GF: If you take into account our newest release called Entry Map, which will be introduced soon we have a global map with global coverage. We will cover the world. It depends on the level of requirement. When you have contiguous states, you can concentrate resources and handle a region.


MM commentary: Covering BeNeLux (Belgium, the Netherlands and Luxembourg) and the Far East from Hong Kong or Singapore are good examples.


MM: How do you manage 2,200 employees located in 140 offices in 27 countries?
GF: Itís broken into a logical organizational structure. We have a map division with responsibilities for product management, production and field activities. The headquarters resides in Chicago and that organization is broken out regionally based on our focus.

We have a hierarchy that manages at a country level, which reports to a regional level and feeds into the global headquarters. Local knowledge must be there. Itís the difference between an adequate versus an inadequate map. Understanding the nuances can make all the difference in the world. You canít get that in Chicago.

When you look at our customer base Ė the automotive industry, Internet, wireless, new devices and portable navigation devices Ė the vast majority are international or global. They expect us not only to provide the product but also the local knowledge. They base the success of their products on the accuracy of our database.

We canít afford to be myopic from a Chicago or Americas perspective. Our organization is broken up regionally to make sure that doesnít happen.


MM commentary: It appears as if there is a defined organizational structure.

NAVTEQ gets almost 60 percent of its revenues from EMEA (Europe, the Middle East and Africa). My impression is while they need to maintain standardization from top to bottom, they still need to be somewhat decentralized to address differences in different countries.



International Business Development

MM: How have you prioritized which countries to enter when?
GF: That is not an easy question to answer. Itís a battle. You have to juggle strategic priorities, customer-specific priorities and customer-segment priorities versus whatís right to do from a business perspective. No one has infinite resources. At a minimum, we have to maintain our commitment to quality.

We get RFQs and RFPs. When we go into a contractual agreement with a customer, thatís the highest level of commitment we can make. We have to be a part of their product plan. That prioritization happens as well. For example, letís say thereís a strategic requirement to enter Australia, but from a regional standpoint, to do Australia isnít enough.

You have to do New Zealand, too, or even Singapore and then Indonesia. Our priorities depend on the commitments weíve made and where we need to go. It is clear to us that Eastern Europe is a significant opportunity. We know we have to prioritize Hungary, the Czech Republic, Slovakia and Poland.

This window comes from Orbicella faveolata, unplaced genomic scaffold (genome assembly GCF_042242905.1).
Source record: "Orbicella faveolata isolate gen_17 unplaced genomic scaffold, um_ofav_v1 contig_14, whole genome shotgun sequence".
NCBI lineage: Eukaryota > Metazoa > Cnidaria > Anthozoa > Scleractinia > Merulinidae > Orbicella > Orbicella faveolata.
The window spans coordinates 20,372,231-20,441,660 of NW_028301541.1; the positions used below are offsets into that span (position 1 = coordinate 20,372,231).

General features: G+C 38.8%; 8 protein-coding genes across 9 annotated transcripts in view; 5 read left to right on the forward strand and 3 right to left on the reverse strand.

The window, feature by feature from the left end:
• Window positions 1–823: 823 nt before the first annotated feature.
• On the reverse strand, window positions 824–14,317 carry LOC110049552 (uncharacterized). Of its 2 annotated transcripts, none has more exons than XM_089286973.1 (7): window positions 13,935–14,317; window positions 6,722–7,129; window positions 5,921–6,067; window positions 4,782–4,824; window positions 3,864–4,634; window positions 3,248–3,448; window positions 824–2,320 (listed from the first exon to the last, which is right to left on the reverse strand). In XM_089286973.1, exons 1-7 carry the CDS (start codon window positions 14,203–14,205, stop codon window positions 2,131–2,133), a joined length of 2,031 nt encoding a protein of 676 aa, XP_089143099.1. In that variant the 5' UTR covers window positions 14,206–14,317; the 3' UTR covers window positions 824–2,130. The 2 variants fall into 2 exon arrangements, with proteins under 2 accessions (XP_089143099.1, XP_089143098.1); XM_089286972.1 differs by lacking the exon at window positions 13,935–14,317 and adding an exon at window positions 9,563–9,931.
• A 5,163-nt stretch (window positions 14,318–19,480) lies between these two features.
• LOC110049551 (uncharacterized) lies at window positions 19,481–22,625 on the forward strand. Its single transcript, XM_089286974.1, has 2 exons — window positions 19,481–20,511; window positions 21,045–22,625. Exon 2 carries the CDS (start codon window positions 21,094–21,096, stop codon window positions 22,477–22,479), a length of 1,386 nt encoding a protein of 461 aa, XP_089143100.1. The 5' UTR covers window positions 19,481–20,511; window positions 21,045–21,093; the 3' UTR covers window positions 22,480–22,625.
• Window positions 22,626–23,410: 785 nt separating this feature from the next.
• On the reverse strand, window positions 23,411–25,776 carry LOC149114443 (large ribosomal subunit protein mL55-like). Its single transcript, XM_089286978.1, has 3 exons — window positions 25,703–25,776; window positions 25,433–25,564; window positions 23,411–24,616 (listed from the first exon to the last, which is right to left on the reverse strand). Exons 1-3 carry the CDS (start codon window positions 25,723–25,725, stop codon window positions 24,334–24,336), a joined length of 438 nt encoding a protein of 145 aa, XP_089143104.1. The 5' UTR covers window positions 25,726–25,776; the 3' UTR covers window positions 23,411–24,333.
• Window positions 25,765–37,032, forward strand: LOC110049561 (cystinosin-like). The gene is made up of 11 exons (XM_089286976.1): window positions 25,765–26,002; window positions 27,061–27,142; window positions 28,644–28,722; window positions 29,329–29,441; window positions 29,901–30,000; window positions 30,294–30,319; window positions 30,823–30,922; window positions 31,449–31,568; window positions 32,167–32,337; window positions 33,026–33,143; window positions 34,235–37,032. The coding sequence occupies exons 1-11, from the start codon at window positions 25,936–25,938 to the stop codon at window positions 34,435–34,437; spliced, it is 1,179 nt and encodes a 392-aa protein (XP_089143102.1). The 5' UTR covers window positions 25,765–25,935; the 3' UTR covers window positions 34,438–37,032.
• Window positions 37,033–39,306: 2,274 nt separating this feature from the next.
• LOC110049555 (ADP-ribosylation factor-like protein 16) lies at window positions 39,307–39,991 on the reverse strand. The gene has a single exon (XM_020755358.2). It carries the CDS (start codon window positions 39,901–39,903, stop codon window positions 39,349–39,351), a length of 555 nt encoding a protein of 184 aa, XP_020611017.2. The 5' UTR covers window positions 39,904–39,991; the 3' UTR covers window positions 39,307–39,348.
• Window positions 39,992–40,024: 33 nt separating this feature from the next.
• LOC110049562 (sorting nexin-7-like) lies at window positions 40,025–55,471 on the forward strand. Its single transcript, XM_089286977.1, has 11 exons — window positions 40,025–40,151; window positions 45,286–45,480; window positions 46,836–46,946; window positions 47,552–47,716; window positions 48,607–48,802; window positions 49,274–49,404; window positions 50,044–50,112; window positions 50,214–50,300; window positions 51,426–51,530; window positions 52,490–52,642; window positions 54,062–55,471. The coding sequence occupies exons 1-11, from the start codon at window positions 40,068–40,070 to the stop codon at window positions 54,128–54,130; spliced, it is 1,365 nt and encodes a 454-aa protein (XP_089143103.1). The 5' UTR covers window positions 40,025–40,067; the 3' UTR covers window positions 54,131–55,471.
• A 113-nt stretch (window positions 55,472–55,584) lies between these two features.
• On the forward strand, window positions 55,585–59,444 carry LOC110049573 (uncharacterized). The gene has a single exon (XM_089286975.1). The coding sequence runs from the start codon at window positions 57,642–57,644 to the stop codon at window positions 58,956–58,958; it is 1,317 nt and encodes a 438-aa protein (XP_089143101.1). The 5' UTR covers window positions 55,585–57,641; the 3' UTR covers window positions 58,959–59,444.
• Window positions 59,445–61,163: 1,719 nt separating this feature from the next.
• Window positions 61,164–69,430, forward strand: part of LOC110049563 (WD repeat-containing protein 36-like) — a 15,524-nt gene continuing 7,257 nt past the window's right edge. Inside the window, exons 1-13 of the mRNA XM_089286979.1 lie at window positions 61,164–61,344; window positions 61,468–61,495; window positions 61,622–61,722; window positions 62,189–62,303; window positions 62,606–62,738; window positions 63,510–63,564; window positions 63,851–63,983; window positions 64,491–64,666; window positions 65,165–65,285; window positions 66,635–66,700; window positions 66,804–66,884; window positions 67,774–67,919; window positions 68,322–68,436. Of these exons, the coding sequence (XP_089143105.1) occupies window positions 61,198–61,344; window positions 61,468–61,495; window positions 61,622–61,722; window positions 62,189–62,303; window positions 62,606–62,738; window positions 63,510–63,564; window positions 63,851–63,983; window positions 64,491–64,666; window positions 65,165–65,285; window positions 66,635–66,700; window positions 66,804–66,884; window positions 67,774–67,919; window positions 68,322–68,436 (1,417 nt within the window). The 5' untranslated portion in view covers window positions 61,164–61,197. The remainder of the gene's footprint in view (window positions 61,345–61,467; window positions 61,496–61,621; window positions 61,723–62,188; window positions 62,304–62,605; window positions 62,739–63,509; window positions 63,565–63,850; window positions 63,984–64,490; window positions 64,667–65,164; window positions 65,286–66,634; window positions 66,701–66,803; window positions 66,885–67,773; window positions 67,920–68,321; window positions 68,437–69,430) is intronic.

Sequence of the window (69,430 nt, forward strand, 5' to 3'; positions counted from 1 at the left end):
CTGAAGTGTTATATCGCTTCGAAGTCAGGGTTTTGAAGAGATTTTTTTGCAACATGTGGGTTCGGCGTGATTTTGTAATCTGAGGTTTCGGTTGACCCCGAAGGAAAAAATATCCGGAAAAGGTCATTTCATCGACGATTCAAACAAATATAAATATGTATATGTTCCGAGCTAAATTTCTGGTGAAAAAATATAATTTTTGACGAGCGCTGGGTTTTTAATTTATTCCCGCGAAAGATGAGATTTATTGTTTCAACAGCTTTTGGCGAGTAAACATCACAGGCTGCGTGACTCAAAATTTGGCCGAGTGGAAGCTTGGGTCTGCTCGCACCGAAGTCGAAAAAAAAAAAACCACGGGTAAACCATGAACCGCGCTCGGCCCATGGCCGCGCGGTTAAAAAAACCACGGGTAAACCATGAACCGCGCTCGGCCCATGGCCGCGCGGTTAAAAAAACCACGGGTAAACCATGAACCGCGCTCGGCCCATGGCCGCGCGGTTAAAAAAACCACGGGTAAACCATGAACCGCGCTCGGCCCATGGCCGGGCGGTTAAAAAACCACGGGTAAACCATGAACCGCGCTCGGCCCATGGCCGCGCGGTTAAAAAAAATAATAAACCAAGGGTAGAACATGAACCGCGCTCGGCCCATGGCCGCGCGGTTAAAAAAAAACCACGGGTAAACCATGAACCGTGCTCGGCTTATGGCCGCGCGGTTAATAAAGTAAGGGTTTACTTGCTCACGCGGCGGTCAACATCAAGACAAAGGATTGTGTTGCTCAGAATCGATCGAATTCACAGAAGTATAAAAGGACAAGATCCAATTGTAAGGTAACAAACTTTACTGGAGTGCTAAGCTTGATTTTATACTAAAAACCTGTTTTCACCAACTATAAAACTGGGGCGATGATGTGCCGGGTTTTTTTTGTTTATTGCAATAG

We have to do that whole band of countries. It comes down to economics as well. Where is the biggest bang for the buck for the next 12 to 24 months?


MM commentary: It appears as if theyíve already covered most of the developed world. The question now is where they can get the most profitability growth with the least risk in the developing world.



Michael Muth is managing director of GATA, an international business development consultancy that helps technology companies build international partnerships. He can be reached at muth@midwestbusiness.com.
Click here for Muthís full biography.

Previous Columns in 2006:
Q&A: Robert C. Meltzer, CEO of VISANOW in Chicago, on Electronic Passports (12/19/2006)
Q&A: Robert C. Meltzer, CEO of VISANOW in Chicago, on H-1B Visas (12/12/2006)
Q&A: Robert C. Meltzer, CEO of VISANOW in Chicago, on Online Immigration (12/5/2006)
Q&A: Morningstar CEO Mansueto on Role in International Investing Scene (10/31/2006)
Q&A: Morningstar Founder, CEO Joe Mansueto on Mutual Funds, Investing (10/17/2006)
Q&A: World Business Chicago on Chicago as a Success Story (9/19/2006)
Q&A: World Business Chicagoís Tom Bartkoski on Chicago vs. Other Cities (9/12/2006)
Q&A: World Business Chicagoís Tom Bartkoski on Economic Development (9/5/2006)
Q&A: Robert Noe, CEO of 1SYNC in Chicago, on Enforcing Data Standards (8/15/2006)
Q&A: Robert Noe, CEO of Chicago-Based 1SYNC, on Data Standards (8/8/2006)
Q&A: Robert Noe, CEO of Chicago-Based 1SYNC, on Data Synchronization (8/1/2006)
Q&A: Mike Jakob of Sportvision in Chicago on Creating Sports Innovation (7/11/2006)
Q&A: Mike Jakob of Chicago-Based Sportvision on Whatís Coming Next (6/27/2006)
Q&A: Mike Jakob of Sportvision in Chicago on Enhancement Technologies (6/20/2006)
Q&A: Christos Fotiadis of ProtoGroup in Chicago on Japanese Culture (6/6/2006)
Q&A: Christos Fotiadis of ProtoGroup in Chicago on Japanese Expansion (5/30/2006)
Q&A: Christos Fotiadis of ProtoGroup in Chicago on Compliance, Partners (5/16/2006)
Q&A: Lakeview Technology Founder Bill Merchantz on Trade Shows (4/4/2006)
Q&A: Lakeview Technology Founder Bill Merchantz on International Partners (3/28/2006)
Q&A: Lakeview Technology Founder Bill Merchantz on Overseas Expansion (3/7/2006)
Q&A: Steven Ganster of Technomic Asia on Chinese Readiness (2/7/2006)
Q&A: Steven Ganster of Technomic Asia on Chinese, U.S. Differences (1/24/2006)
Q&A: Steven Ganster of Technomic Asia on Approaching Chinese Expansion (1/17/2006)
Click for 2005 column archive.
Click for 2004 column archive.